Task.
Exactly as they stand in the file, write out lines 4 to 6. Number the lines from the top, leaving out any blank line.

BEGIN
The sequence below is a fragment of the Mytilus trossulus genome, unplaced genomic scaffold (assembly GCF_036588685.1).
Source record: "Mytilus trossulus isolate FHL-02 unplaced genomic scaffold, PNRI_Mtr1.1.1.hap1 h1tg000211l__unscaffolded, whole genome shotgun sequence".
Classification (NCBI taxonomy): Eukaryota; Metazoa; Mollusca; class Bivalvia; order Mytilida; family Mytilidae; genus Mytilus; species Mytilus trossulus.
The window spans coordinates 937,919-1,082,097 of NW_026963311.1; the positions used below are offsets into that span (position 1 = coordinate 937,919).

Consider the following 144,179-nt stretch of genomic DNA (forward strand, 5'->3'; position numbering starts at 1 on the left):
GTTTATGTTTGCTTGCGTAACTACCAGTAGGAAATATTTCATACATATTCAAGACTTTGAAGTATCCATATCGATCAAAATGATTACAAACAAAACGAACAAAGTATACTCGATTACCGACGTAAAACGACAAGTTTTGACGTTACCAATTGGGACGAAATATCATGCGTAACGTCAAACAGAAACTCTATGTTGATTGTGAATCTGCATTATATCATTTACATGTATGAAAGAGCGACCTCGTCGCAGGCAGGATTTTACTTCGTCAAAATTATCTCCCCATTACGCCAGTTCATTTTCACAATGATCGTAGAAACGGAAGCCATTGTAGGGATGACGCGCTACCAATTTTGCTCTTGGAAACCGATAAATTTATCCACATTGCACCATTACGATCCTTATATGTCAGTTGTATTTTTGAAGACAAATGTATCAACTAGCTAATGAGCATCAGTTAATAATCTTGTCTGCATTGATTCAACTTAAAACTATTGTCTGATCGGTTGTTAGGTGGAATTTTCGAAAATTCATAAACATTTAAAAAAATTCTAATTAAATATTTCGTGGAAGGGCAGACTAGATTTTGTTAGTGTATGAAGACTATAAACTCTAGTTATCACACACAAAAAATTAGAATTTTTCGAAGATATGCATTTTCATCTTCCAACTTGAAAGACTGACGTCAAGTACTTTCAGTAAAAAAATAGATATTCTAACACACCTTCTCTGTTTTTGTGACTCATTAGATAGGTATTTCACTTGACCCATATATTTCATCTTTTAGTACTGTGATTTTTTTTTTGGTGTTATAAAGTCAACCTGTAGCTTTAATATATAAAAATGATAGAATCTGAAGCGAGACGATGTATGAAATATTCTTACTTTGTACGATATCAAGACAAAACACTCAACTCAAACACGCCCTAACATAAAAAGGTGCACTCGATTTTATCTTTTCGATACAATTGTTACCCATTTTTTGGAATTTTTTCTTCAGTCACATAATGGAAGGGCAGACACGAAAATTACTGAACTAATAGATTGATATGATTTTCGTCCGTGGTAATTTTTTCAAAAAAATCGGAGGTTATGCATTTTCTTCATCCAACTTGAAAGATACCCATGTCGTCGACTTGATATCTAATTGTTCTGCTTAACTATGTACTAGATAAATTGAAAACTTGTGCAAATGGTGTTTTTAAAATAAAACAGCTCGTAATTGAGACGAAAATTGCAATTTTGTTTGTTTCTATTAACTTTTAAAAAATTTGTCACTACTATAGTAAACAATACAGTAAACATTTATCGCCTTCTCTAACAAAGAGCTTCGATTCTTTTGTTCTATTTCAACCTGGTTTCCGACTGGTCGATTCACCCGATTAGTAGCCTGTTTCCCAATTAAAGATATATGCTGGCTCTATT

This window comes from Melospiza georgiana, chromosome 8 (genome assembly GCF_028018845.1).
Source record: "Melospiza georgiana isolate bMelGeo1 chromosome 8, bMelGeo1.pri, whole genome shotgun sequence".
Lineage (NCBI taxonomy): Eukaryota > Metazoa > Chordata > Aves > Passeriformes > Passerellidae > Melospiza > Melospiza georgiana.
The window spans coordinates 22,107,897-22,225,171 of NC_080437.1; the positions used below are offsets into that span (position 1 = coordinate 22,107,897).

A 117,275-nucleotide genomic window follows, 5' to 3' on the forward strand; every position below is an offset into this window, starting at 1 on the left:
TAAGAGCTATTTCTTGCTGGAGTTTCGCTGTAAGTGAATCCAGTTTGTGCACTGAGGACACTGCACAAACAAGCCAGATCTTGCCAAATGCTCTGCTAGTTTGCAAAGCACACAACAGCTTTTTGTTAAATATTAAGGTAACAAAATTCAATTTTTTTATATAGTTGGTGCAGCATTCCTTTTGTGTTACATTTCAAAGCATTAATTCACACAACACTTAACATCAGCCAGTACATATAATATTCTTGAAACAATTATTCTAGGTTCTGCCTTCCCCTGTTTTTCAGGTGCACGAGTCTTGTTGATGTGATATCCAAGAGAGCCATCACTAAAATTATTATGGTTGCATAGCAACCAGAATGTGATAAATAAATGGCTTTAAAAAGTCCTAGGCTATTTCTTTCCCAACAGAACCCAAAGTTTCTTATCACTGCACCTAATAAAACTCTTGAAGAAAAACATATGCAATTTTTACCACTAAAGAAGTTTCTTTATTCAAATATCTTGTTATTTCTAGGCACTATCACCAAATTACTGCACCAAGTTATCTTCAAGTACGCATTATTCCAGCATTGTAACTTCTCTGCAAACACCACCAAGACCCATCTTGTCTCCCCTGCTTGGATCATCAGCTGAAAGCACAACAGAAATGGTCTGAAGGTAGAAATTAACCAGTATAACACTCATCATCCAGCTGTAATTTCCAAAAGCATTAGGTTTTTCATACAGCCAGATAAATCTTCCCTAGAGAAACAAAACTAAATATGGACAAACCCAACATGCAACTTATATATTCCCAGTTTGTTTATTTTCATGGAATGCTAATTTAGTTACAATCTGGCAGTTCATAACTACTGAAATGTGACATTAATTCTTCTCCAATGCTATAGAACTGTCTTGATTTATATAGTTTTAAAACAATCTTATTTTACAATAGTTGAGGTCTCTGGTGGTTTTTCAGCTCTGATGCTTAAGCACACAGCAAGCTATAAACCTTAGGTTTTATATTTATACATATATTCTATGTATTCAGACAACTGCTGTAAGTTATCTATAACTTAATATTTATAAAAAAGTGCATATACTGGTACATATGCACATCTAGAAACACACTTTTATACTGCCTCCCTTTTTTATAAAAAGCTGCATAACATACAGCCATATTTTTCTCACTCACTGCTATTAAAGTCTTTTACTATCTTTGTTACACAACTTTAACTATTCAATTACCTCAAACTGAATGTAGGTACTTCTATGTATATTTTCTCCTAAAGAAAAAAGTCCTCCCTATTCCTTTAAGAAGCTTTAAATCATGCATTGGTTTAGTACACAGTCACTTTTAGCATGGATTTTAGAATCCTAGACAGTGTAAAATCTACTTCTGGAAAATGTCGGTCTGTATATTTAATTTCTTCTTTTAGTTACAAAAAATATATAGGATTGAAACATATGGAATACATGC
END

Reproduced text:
The window spans coordinates 937,919-1,082,097 of NW_026963311.1; the positions used below are offsets into that span (position 1 = coordinate 937,919).

Consider the following 144,179-nt stretch of genomic DNA (forward strand, 5'->3'; position numbering starts at 1 on the left):
GTTTATGTTTGCTTGCGTAACTACCAGTAGGAAATATTTCATACATATTCAAGACTTTGAAGTATCCATATCGATCAAAATGATTACAAACAAAACGAACAAAGTATACTCGATTACCGACGTAAAACGACAAGTTTTGACGTTACCAATTGGGACGAAATATCATGCGTAACGTCAAACAGAAACTCTATGTTGATTGTGAATCTGCATTATATCATTTACATGTATGAAAGAGCGACCTCGTCGCAGGCAGGATTTTACTTCGTCAAAATTATCTCCCCATTACGCCAGTTCATTTTCACAATGATCGTAGAAACGGAAGCCATTGTAGGGATGACGCGCTACCAATTTTGCTCTTGGAAACCGATAAATTTATCCACATTGCACCATTACGATCCTTATATGTCAGTTGTATTTTTGAAGACAAATGTATCAACTAGCTAATGAGCATCAGTTAATAATCTTGTCTGCATTGATTCAACTTAAAACTATTGTCTGATCGGTTGTTAGGTGGAATTTTCGAAAATTCATAAACATTTAAAAAAATTCTAATTAAATATTTCGTGGAAGGGCAGACTAGATTTTGTTAGTGTATGAAGACTATAAACTCTAGTTATCACACACAAAAAATTAGAATTTTTCGAAGATATGCATTTTCATCTTCCAACTTGAAAGACTGACGTCAAGTACTTTCAGTAAAAAAATAGATATTCTAACACACCTTCTCTGTTTTTGTGACTCATTAGATAGGTATTTCACTTGACCCATATATTTCATCTTTTAGTACTGTGATTTTTTTTTTGGTGTTATAAAGTCAACCTGTAGCTTTAATATATAAAAATGATAGAATCTGAAGCGAGACGATGTATGAAATATTCTTACTTTGTACGATATCAAGACAAAACACTCAACTCAAACACGCCCTAACATAAAAAGGTGCACTCGATTTTATCTTTTCGATACAATTGTTACCCATTTTTTGGAATTTTTTCTTCAGTCACATAATGGAAGGGCAGACACGAAAATTACTGAACTAATAGATTGATATGATTTTCGTCCGTGGTAATTTTTTCAAAAAAATCGGAGGTTATGCATTTTCTTCATCCAACTTGAAAGATACCCATGTCGTCGACTTGATATCTAATTGTTCTGCTTAACTATGTACTAGATAAATTGAAAACTTGTGCAAATGGTGTTTTTAAAATAAAACAGCTCGTAATTGAGACGAAAATTGCAATTTTGTTTGTTTCTATTAACTTTTAAAAAATTTGTCACTACTATAGTAAACAATACAGTAAACATTTATCGCCTTCTCTAACAAAGAGCTTCGATTCTTTTGTTCTATTTCAACCTGGTTTCCGACTGGTCGATTCACCCGATTAGTAGCCTGTTTCCCAATTAAAGATATATGCTGGCTCTATT